6 Pros and Cons on Employee Benefits With Tax Reform

6 Pros and Cons on Employee Benefits With Tax Reform

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Since Congress passed the largest tax reform legislation in 30 years, employers and employees are starting to realize the many ways the Act might affect them.

The big news is that the corporate tax rate is being reduced from 35 to 21 percent. This reduction already has some companies offering higher wages and bonuses to offset any potential downfall to their employees.

As the labor market becomes more competitive, savvy employers are finding ways to minimize any negative impact on their employees.

Some key employee benefit changes:

Affordable Care Act

  • Under the ACA, if employees didn’t have health coverage they would be penalized with a tax. Now, employee’s health care decisions are back in their hands and the penalty is zero if they choose not to have coverage.

Pro: Employee Effective 2019

Family Medical Leave Act

  • The Act creates a 12.5 percent tax credit for employers that pay employees who are on FMLA versus them taking leave without pay. The tax credit can be used when someone is a “qualifying employee”, which is defined as someone with compensation not in excess of 60% of the rules for highly compensated employees (HCE). For 2018 that level is $120,000, so the math is $72,000.  If that HCE amount goes up, then the threshold goes up.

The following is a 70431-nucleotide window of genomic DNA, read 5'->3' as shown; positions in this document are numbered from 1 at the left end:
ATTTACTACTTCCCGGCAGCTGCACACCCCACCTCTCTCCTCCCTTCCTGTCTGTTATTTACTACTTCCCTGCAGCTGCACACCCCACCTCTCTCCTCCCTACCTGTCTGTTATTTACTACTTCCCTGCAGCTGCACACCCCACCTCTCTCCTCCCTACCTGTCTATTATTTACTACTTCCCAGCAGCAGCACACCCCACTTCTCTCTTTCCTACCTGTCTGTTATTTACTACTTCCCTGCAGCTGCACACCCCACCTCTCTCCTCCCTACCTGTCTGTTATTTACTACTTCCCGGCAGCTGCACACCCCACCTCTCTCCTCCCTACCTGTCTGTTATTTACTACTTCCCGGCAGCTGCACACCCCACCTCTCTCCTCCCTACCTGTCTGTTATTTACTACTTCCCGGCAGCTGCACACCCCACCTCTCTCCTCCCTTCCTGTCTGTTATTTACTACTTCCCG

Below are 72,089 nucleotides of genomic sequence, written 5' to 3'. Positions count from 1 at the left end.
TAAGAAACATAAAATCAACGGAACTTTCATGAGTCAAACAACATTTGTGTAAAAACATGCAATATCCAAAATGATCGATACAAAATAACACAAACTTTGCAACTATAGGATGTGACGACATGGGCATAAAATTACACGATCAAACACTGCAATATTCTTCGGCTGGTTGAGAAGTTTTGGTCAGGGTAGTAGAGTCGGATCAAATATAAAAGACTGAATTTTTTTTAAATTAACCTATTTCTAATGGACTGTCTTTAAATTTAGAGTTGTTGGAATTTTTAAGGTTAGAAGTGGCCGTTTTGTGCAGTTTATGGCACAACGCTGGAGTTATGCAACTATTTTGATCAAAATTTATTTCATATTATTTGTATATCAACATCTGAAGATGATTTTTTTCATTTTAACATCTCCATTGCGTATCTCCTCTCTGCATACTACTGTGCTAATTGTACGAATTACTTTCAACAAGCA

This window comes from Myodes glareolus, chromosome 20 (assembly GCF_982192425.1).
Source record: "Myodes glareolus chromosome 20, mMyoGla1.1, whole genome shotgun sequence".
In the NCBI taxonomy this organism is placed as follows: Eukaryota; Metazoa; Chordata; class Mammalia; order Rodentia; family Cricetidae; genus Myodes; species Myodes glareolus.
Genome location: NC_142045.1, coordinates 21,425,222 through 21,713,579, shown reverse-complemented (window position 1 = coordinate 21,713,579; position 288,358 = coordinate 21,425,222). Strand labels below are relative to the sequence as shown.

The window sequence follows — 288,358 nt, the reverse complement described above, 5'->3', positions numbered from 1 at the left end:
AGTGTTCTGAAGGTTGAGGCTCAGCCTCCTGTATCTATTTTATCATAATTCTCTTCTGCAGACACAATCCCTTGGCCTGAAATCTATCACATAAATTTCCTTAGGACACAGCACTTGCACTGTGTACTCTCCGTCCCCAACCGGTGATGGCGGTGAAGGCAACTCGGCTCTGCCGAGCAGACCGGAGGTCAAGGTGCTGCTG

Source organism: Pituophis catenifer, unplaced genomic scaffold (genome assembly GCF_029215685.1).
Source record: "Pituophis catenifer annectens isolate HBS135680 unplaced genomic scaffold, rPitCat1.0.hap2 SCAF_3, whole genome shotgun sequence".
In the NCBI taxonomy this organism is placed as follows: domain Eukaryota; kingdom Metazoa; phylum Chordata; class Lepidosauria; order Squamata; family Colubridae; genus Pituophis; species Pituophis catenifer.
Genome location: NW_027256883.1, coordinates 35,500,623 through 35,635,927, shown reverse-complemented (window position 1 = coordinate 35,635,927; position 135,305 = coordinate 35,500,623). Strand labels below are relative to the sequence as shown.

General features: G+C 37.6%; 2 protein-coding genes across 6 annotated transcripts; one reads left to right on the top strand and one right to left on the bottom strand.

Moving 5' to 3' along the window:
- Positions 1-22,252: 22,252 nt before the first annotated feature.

Pro: Employee and Employer

401K loan relief

  • It used to be that loans against your retirement accounts were immediately due and payable at the end of employment (unless rolled into another 401k plan with loan provisions), but not anymore. 401K loan repayments will now be extended through the due date of the employee’s income tax return, including extensions.

Pro: Employee

Moving expenses

  • Employers will have to find a new way to get top candidates to move for jobs within their companies. Any monies paid to employees for moving expenses will now be considered taxable income.

Con: Employer and Employee


  • Unless it’s a bicycle, employers will no longer be able to deduct the cost of transportation fringe benefits (vanpooling, work-related parking costs, etc.) given to their employees and employees can no longer receive them tax-free. Some employers could stop paying for these benefits, but those who want to remain competitive will continue.

Con: Employer and Employee


  • You know that engraved watch some employers gave after 25 years of service? Employers used to get a tax deduction for them, but not anymore. The same goes for cash, coupons, vacations, tickets and “other similar items.” Plaques, however, are still eligible for deduction as are gift cards to specific pre-selected catalogs.

Con: Employer and Employee

Smart employers will find ways to use the changes to their advantage to recruit and retain the best talent. What companies decide to offer in lieu of these benefits could be the difference between retaining current employees or recruiting new ones.

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